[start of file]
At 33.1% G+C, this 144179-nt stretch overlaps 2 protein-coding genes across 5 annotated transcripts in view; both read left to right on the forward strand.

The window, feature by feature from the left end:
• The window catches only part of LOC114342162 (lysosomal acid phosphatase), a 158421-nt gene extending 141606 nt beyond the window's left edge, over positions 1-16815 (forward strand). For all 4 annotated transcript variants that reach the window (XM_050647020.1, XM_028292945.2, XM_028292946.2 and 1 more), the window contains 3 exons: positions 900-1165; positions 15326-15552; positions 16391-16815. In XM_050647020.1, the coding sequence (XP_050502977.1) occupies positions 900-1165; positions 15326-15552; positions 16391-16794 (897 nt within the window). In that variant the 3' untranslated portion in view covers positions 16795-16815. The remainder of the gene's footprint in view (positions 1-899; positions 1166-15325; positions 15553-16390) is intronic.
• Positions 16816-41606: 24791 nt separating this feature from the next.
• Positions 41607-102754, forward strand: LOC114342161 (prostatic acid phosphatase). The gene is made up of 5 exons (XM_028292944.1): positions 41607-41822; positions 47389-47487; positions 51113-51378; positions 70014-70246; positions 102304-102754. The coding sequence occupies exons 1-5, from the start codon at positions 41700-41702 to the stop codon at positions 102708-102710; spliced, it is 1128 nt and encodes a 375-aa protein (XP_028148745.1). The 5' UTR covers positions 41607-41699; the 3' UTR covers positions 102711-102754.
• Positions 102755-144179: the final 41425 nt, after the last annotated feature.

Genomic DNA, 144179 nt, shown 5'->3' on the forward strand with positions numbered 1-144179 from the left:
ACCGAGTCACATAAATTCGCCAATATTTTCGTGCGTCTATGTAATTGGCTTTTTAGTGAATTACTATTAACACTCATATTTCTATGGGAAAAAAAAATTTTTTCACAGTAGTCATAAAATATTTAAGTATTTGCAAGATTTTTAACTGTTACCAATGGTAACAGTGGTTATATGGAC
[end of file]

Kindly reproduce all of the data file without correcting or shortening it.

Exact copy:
At 33.1% G+C, this 144179-nt stretch overlaps 2 protein-coding genes across 5 annotated transcripts in view; both read left to right on the forward strand.

The window, feature by feature from the left end:
• The window catches only part of LOC114342162 (lysosomal acid phosphatase), a 158421-nt gene extending 141606 nt beyond the window's left edge, over positions 1-16815 (forward strand). For all 4 annotated transcript variants that reach the window (XM_050647020.1, XM_028292945.2, XM_028292946.2 and 1 more), the window contains 3 exons: positions 900-1165; positions 15326-15552; positions 16391-16815. In XM_050647020.1, the coding sequence (XP_050502977.1) occupies positions 900-1165; positions 15326-15552; positions 16391-16794 (897 nt within the window). In that variant the 3' untranslated portion in view covers positions 16795-16815. The remainder of the gene's footprint in view (positions 1-899; positions 1166-15325; positions 15553-16390) is intronic.
• Positions 16816-41606: 24791 nt separating this feature from the next.
• Positions 41607-102754, forward strand: LOC114342161 (prostatic acid phosphatase). The gene is made up of 5 exons (XM_028292944.1): positions 41607-41822; positions 47389-47487; positions 51113-51378; positions 70014-70246; positions 102304-102754. The coding sequence occupies exons 1-5, from the start codon at positions 41700-41702 to the stop codon at positions 102708-102710; spliced, it is 1128 nt and encodes a 375-aa protein (XP_028148745.1). The 5' UTR covers positions 41607-41699; the 3' UTR covers positions 102711-102754.
• Positions 102755-144179: the final 41425 nt, after the last annotated feature.

Genomic DNA, 144179 nt, shown 5'->3' on the forward strand with positions numbered 1-144179 from the left:
ACCGAGTCACATAAATTCGCCAATATTTTCGTGCGTCTATGTAATTGGCTTTTTAGTGAATTACTATTAACACTCATATTTCTATGGGAAAAAAAAATTTTTTCACAGTAGTCATAAAATATTTAAGTATTTGCAAGATTTTTAACTGTTACCAATGGTAACAGTGGTTATATGGAC